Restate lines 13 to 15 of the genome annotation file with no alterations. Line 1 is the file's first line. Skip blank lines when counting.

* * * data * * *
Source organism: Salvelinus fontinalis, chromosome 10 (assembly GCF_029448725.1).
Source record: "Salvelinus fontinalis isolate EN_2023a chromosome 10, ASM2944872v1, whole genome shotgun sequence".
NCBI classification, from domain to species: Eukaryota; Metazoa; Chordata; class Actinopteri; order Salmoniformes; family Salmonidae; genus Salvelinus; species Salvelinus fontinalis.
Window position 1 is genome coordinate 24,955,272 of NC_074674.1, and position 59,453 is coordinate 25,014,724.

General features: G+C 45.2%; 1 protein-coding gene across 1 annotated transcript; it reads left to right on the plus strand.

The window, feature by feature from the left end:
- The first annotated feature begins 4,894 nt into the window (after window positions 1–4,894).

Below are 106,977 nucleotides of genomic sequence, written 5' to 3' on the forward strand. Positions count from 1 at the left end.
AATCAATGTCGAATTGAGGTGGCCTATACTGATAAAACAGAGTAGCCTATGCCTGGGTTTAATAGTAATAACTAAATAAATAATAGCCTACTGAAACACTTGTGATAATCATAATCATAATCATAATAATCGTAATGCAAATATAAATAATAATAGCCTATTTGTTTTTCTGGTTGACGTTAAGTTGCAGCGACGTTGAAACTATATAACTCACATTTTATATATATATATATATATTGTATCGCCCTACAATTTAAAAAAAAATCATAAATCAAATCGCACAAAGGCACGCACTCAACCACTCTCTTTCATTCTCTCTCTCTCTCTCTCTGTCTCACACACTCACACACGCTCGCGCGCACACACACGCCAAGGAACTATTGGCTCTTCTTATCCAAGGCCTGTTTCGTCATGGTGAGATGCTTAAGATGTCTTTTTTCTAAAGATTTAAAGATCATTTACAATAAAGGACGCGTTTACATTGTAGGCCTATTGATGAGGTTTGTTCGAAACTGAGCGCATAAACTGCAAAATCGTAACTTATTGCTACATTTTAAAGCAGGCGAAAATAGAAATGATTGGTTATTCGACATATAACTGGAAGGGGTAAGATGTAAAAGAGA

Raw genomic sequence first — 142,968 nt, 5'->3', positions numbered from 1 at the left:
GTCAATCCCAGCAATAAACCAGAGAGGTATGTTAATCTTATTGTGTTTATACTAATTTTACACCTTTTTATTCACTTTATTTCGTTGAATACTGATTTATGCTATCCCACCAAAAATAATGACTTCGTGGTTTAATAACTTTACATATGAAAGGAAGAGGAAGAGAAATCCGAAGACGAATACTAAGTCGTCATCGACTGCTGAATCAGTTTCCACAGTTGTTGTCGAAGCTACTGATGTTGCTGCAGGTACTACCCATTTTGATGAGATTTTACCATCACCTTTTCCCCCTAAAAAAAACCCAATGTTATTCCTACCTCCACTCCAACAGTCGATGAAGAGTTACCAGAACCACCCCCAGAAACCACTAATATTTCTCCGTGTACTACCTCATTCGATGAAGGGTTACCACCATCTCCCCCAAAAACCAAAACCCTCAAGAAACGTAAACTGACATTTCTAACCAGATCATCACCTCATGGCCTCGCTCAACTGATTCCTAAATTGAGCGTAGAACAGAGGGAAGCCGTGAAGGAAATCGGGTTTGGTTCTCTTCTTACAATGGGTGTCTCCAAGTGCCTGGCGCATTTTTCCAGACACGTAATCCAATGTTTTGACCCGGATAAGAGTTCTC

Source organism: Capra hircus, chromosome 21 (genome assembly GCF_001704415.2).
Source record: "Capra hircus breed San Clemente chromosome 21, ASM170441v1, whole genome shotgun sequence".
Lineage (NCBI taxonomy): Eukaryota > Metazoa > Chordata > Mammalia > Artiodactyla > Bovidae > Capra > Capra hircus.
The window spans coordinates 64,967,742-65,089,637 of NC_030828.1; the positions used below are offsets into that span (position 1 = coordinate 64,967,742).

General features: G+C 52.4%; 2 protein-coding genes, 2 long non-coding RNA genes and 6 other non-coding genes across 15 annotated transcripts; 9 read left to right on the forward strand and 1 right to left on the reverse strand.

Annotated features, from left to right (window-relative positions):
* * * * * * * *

Source record: "Capra hircus breed San Clemente chromosome 21, ASM170441v1, whole genome shotgun sequence".
Lineage (NCBI taxonomy): Eukaryota > Metazoa > Chordata > Mammalia > Artiodactyla > Bovidae > Capra > Capra hircus.
The window spans coordinates 64,967,742-65,089,637 of NC_030828.1; the positions used below are offsets into that span (position 1 = coordinate 64,967,742).